November 14, 2016:
1. 'Sanctuary Cities' Get Ready for a Siege (7 min)
2. Trump Selects White Nationalist Figure As Chief Strategist (5 min)
3. Trump: Chief Global Disrupter? (5 min)
4. The Paris Attacks, One Year Later (3 min)
5. One Muslim Woman Explains Why She Voted for Donald Trump (16 min)
Click on the audio player above to hear this interview.
Last week, police in Fort Wayne, Indiana found three young men—Mohamedtaha Omar, Adam Mekki and Muhannad Tairab—shot dead in a home. The house was apparently known to police as a party hangout with no permanent residents. The young men were 23, 20, and 17-years-old, respectively, and were all from African immigrant families and two of them were Muslim.
Police say they are not investigating the "execution-style" murders as a hate crime, but have released few other details about the case so far. But a hashtag on Twitter—#OurThreeBoys—has started as Muslims from across the country call for a full investigation. A similar hashtag #OurThreeWinners started after the killing of three Muslim students in North Carolina in February last year.
Since the terrorist attacks in San Bernardino and Paris, many Muslim-Americans fear being targeted in reprisal for their religion, a feeling that has been fueled by statements from presidential candidates like Donald Trump and Ben Carson.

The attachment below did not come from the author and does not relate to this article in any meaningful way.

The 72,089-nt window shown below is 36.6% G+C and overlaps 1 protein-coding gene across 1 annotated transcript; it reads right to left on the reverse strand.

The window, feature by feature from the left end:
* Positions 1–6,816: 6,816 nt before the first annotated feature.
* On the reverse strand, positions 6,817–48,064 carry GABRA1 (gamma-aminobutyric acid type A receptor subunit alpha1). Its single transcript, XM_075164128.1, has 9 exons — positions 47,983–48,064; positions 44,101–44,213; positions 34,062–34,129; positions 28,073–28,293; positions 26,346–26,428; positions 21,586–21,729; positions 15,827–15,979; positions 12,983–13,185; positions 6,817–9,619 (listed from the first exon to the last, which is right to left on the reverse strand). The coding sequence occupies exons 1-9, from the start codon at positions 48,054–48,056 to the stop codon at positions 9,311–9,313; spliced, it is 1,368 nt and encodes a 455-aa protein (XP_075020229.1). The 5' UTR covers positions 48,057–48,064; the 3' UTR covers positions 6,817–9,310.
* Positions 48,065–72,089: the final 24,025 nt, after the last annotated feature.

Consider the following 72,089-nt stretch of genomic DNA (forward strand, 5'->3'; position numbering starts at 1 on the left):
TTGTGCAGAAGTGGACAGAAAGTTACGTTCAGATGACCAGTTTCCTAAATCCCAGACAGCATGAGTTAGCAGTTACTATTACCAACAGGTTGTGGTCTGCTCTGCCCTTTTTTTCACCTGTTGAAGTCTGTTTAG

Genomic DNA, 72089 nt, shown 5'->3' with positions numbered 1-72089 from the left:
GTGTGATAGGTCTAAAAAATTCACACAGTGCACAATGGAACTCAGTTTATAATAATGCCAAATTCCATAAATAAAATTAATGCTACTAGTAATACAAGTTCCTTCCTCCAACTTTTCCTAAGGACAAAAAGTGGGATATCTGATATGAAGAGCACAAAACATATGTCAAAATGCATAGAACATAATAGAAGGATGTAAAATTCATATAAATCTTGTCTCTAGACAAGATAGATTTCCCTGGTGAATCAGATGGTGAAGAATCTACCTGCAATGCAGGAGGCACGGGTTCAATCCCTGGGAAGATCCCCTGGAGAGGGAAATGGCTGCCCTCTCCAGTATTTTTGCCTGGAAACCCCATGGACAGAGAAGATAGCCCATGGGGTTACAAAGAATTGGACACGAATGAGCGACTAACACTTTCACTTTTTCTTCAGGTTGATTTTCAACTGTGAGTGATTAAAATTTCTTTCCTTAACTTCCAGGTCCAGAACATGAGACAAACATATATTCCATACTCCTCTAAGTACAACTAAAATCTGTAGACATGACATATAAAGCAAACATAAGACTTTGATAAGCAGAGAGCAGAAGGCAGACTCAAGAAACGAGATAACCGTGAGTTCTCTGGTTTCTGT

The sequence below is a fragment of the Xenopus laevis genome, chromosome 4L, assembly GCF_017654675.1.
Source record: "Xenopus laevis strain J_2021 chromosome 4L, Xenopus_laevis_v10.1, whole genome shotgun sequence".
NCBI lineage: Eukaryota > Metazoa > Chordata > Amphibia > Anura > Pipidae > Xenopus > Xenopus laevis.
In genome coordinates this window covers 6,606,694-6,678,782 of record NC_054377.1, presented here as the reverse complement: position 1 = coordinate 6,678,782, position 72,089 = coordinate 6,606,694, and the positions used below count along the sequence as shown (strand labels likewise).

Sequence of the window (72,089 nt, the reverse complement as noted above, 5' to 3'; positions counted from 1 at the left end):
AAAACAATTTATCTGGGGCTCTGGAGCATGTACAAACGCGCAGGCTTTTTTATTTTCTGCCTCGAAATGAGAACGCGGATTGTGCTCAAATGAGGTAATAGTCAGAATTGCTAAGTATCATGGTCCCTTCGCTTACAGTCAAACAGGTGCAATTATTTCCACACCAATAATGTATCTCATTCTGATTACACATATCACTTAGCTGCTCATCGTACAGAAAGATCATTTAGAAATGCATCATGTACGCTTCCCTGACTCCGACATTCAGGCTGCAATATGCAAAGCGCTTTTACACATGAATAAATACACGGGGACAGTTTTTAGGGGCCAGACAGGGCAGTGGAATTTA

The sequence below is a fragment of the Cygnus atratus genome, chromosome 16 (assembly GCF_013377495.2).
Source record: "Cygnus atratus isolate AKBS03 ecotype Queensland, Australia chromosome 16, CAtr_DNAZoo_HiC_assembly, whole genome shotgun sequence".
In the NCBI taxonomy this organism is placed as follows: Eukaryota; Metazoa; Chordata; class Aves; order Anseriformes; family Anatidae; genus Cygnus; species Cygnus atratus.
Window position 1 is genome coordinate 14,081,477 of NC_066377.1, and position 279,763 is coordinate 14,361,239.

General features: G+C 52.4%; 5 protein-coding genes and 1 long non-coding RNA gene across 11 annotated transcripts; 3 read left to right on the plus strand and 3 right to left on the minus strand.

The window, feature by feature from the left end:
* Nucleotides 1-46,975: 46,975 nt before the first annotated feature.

In December, Trump said he supported a total ban on Muslims entering the United States, and in September 2015, Carson explained he was against a Muslim being president because he thought the tenants of Islam would make it difficult for a Muslim to follow the constitution.
Gohar Salam is a surgeon and the president of Universal Education Foundation, a Islamic school in Fort Wayne, Indiana. He said that while it seemed unlikely that the young men were targeted for their religion, this is one of the most fearful times for Muslims in America.
What you'll learn from this segment:What the authorities know about the deaths of these three young men. How the Muslims in Indiana and across the U.S. are reacting. How Muslims are discussing the rhetoric of the 2016 presidential election.